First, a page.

The California Air Resources Board and a local air quality district have released an additional $11 million to help truck owners comply with a New Year’s Day deadline for California’s port drayage rule.
The new funding allocates $5,000 per truck toward the cost of retrofitting a diesel particulate filter for more than 1,200 trucks, as well as $50,000 toward the purchase of new trucks to replace 103 old trucks.
On Monday morning, Jan. 4, many California media outlets were reporting that port truckers and the Port of Oakland had agreed to a two-week extension for enforcement of the emissions rule. Both the new $11 million in funding and the enforcement delay are reportedly an attempt to prevent a strike by drivers at the Port of Oakland.
Written by the California Air Resources Board, the state Port Drayage Rule prohibited trucks with 1993 or older engines from entering ports and intermodal rail yards beginning on Jan. 1, 2010. Also on New Year’s Day, trucks with model year 1994-2003 engines must be equipped with a CARB-approved diesel particulate filter.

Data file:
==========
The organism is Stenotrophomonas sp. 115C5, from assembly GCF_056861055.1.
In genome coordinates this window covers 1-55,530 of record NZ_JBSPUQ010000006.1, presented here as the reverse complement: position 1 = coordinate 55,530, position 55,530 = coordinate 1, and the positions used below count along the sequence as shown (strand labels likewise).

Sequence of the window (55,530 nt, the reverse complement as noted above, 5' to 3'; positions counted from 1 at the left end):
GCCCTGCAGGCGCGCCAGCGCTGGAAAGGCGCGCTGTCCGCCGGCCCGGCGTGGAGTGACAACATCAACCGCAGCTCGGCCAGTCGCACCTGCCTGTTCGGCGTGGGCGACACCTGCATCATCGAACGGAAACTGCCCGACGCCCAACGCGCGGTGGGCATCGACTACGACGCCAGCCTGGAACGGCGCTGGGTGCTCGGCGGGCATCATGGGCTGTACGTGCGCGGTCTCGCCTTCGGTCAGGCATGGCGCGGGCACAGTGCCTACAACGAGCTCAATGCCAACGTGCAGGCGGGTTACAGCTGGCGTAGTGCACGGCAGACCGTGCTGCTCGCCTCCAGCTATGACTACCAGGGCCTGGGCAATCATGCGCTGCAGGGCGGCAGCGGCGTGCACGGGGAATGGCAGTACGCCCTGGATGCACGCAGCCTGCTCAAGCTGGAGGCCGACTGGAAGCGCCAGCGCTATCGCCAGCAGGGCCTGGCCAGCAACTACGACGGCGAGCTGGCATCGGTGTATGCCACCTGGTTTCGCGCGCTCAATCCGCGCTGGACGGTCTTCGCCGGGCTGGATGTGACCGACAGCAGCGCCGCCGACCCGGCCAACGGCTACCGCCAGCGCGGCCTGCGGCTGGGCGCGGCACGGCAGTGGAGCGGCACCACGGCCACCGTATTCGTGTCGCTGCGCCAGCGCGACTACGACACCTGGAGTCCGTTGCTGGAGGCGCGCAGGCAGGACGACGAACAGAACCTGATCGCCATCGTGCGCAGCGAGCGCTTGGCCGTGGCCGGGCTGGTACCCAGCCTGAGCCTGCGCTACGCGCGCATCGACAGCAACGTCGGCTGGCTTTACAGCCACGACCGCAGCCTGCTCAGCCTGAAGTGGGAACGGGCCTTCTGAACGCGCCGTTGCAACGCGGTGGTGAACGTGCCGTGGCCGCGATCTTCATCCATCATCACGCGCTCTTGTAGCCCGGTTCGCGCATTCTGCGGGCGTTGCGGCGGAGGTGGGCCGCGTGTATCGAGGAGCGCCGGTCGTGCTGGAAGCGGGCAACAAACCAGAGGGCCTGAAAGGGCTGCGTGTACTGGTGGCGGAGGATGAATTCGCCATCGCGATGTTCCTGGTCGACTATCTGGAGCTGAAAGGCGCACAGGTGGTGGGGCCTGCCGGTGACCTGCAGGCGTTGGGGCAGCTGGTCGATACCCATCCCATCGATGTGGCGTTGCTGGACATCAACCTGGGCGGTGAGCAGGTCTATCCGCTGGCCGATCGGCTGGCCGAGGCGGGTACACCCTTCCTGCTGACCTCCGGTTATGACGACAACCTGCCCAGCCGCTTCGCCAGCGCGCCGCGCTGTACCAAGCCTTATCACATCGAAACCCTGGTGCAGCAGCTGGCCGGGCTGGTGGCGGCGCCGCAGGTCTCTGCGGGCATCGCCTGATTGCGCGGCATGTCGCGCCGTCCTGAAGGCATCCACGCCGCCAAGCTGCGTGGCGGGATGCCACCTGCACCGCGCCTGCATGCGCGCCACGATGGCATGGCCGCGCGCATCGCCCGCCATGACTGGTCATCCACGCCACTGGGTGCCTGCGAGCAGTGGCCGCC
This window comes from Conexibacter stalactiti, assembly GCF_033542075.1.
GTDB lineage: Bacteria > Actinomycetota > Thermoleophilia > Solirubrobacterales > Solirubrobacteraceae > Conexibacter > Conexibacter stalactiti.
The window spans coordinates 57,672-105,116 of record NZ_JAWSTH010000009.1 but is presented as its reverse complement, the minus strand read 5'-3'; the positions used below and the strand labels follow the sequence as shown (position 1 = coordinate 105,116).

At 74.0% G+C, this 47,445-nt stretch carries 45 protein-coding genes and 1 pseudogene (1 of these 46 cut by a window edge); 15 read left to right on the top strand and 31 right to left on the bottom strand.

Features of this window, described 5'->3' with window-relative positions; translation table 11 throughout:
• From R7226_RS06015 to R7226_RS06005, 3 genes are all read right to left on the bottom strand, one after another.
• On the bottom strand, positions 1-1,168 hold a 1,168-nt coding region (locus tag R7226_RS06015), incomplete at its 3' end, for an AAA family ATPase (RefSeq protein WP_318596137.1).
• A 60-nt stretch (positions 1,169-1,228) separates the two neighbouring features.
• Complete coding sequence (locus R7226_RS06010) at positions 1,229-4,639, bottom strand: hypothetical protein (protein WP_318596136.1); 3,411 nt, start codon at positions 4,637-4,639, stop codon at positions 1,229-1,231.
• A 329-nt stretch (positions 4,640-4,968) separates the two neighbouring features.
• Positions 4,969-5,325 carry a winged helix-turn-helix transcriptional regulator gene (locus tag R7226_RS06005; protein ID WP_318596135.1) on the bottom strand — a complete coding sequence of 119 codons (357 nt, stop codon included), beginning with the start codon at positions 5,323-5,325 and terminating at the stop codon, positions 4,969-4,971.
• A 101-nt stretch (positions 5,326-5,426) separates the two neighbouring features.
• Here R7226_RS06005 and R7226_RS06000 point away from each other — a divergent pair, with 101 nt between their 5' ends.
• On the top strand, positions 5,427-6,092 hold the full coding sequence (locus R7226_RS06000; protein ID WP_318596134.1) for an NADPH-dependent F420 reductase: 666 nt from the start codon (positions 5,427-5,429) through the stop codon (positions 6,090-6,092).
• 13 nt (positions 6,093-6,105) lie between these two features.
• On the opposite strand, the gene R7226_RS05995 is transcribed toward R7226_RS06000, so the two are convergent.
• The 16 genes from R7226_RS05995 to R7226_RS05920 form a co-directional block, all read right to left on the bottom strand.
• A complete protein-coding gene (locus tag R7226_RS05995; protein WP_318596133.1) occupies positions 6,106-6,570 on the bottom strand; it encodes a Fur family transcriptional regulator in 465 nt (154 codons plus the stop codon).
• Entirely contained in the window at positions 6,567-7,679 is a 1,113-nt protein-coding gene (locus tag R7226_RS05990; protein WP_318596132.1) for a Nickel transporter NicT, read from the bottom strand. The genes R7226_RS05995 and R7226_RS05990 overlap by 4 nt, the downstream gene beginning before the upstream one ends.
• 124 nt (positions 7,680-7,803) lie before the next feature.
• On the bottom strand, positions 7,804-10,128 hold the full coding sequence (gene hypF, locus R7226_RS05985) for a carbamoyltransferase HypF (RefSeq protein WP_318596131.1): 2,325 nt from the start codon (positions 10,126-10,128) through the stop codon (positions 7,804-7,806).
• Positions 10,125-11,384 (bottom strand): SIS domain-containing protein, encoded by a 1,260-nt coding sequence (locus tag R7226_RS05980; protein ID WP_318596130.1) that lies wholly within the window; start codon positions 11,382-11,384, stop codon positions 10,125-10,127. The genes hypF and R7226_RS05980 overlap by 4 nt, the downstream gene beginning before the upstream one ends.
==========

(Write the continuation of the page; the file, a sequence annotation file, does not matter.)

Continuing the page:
The CARB port rule is different from local port plans adopted by ports at Los Angeles, Long Beach, and Oakland, which have their own equipment limits.
“In response to the request for a last minute reprieve, ARB and the District scoured all existing funds and were able to come up with an additional increment to ease the cost of compliance with this important public health rule,” CARB Chairman Mary Nichols said in a statement. “This funding will help the hundreds of truckers in the area who need a boost in cleaning up their trucks, create jobs in the green collar work force and, most importantly, provide crucial public health benefits.”
Any truck owner who was previously denied funding for DPF retrofits is invited to visit the Bay Area Air District’s Trucker Information Center office at 11 Burma Road in Oakland between 2:30 and 6 p.m. daily this week.
CARB estimates the average cost of a DPF retrofit to be $16,000.
In December, OOIDA asked CARB to delay enforcement of both the Port Drayage Rule and its newly enforced reefer rule, also known as the Transportation Refrigeration Unit rule.
California political leaders have acknowledged the down economy’s negative effect on small businesses.
“This announcement is a significant step in the right direction,” Oakland Mayor Ron Dellums said in a statement. “As our region continues to find solutions amidst a severe national recession, I am deeply appreciative of the state’s and local air district’s continued efforts to partner with our city.”
– By Charlie Morasch, staff writer